A Delicious Tradition
Creamy scrambled eggs, buttery grits, flaky biscuits, our favorite jelly from North Carolina, crisp bacon, sausage (link and patty, hot and mild), cheese, sweet cinnamon rolls, tangy orange danish, Florida orange juice, chocolate milk and hot coffee all served on my Christmas dishes with a snowy Christmas tree surrounded by farm animals. The smell of sizzling bacon and sausage fills the house and drifts outside when we have to open the door. This has been my Christmas morning tradition since 1995. We had one brief interruption in 2019, when we celebrated Christmas in Nashville three days before our son’s wedding. Other than that year, our Christmas morning breakfast has been a long-standing and much-loved tradition.
It’s been the same breakfast for years but the participants have changed. It started with my family of four, my parents and my grandmother, until her death almost fourteen years ago. Our children grew up, went to college, left the nest and married. A corgi named Higgins used to beg for a bite of bacon under the table, now it’s a labradoodle named Boone. The past two years, my cousin has joined us as we are his only family in town.
Traditions are great. It’s comforting to have things you can count on from year to year. But, when you live in an empty nest and your children are married and live in different states, you learn to be flexible.
This year, after we cleaned up the remains of our Christmas breakfast, we loaded up the car and headed to the beach. We spent Christmas evening with my husband’s sister (my sister-in-love) and brother-in-law. We shared a delicious meal and talked about old times as we watched the sun set on the Gulf of Mexico. With both of us having grown children, and them having several grandchildren, it had been years since we were together on Christmas Day. We may be onto something new here.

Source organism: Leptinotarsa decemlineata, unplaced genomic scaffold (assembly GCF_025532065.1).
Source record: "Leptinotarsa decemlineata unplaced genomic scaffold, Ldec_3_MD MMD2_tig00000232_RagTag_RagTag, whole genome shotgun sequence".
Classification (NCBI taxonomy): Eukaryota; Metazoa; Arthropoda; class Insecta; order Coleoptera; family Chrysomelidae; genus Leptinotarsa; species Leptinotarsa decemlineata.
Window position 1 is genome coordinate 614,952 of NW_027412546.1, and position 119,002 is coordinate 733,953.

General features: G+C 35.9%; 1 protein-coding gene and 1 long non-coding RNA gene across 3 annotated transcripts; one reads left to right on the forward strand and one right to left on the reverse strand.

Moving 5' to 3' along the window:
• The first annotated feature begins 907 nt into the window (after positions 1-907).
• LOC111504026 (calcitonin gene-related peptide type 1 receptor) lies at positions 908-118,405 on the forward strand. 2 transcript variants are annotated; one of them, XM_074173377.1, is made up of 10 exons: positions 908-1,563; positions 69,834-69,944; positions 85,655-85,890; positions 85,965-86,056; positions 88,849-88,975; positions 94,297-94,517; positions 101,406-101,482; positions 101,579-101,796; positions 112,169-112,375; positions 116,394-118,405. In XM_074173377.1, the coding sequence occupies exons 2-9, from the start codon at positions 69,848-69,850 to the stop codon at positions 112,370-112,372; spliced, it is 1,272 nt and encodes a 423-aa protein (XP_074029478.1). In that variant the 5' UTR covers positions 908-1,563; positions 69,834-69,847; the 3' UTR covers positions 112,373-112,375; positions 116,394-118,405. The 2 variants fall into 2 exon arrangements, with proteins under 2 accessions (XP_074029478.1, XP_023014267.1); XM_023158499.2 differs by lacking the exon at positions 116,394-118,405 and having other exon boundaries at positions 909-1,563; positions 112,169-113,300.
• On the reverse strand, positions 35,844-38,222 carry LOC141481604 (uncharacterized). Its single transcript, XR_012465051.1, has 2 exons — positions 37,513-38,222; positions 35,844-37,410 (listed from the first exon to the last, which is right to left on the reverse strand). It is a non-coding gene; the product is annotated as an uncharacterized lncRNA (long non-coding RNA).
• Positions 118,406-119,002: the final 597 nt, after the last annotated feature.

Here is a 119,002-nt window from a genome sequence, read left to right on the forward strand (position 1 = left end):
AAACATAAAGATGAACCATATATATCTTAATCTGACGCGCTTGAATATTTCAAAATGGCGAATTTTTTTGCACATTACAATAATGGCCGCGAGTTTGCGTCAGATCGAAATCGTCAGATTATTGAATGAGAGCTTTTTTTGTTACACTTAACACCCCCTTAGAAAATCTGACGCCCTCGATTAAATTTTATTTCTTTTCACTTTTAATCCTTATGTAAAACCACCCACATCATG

Don’t worry though. We still had a fabulous Christmas celebration with our two children and their spouses — just at a different time. We had our family celebration the weekend before Christmas. We did all the things: ate yummy food, baked, went to church, made gingerbread houses, wore matching jammies, opened presents, played games and got together with extended family. We even had our own “Christmas morning” breakfast.
It actually worked out pretty good for me — two Christmas morning breakfasts! I’m not sure how my husband feels about it as he does most of the cooking.
Adding New Traditions to the Old
Christmas 2021 was good — a mixture of old traditions and new ones. While there was still some anxiety about Covid, it was not nearly as palpable as last year. The most important thing is that we were together and we celebrated the birth of our savior, Jesus Christ. The memories of those four days with my children far outweigh any sadness of not being with them on Christmas Day.
How about you? If you’re an empty nester, how have your traditions changed over the years? What are some of the things you do to keep your spirits up if you’re missing your family? I’d love to hear.
Enjoy this peaceful week of reflection as we end one year and look forward to another. Talk to you next year!